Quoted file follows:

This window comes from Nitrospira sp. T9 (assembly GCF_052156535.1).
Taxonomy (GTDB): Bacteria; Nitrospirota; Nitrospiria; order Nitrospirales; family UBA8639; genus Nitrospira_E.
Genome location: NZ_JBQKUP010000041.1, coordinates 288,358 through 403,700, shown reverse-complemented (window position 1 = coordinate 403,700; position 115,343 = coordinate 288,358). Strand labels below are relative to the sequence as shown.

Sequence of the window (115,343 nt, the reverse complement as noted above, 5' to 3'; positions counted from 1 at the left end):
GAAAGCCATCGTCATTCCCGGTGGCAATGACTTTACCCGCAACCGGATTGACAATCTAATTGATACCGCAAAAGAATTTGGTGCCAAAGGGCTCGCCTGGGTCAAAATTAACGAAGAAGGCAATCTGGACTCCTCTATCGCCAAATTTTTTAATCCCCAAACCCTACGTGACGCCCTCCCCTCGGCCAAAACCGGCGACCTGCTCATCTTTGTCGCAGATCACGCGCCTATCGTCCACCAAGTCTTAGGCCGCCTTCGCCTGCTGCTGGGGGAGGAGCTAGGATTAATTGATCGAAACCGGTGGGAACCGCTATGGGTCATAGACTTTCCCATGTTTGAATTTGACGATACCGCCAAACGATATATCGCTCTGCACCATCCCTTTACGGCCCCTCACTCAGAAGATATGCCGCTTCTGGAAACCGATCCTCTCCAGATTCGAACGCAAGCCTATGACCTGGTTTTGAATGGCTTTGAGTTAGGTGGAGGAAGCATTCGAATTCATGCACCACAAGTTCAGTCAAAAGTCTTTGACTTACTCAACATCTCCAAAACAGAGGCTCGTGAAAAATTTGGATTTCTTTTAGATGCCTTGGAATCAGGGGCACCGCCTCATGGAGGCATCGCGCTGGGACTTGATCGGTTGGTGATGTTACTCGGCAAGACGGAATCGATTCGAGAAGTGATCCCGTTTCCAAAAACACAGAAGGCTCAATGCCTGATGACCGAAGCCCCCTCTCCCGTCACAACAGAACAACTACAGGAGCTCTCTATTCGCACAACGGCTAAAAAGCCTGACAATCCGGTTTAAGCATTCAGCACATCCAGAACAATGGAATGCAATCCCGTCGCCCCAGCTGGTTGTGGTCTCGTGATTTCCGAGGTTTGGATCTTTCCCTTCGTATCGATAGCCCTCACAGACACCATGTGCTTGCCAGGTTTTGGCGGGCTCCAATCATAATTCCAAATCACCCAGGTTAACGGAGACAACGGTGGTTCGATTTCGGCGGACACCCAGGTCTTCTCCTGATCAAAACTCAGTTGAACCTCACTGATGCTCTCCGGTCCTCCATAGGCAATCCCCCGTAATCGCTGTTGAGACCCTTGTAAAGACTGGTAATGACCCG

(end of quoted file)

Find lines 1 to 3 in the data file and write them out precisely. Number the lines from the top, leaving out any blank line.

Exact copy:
This window comes from Nitrospira sp. T9 (assembly GCF_052156535.1).
Taxonomy (GTDB): Bacteria; Nitrospirota; Nitrospiria; order Nitrospirales; family UBA8639; genus Nitrospira_E.
Genome location: NZ_JBQKUP010000041.1, coordinates 288,358 through 403,700, shown reverse-complemented (window position 1 = coordinate 403,700; position 115,343 = coordinate 288,358). Strand labels below are relative to the sequence as shown.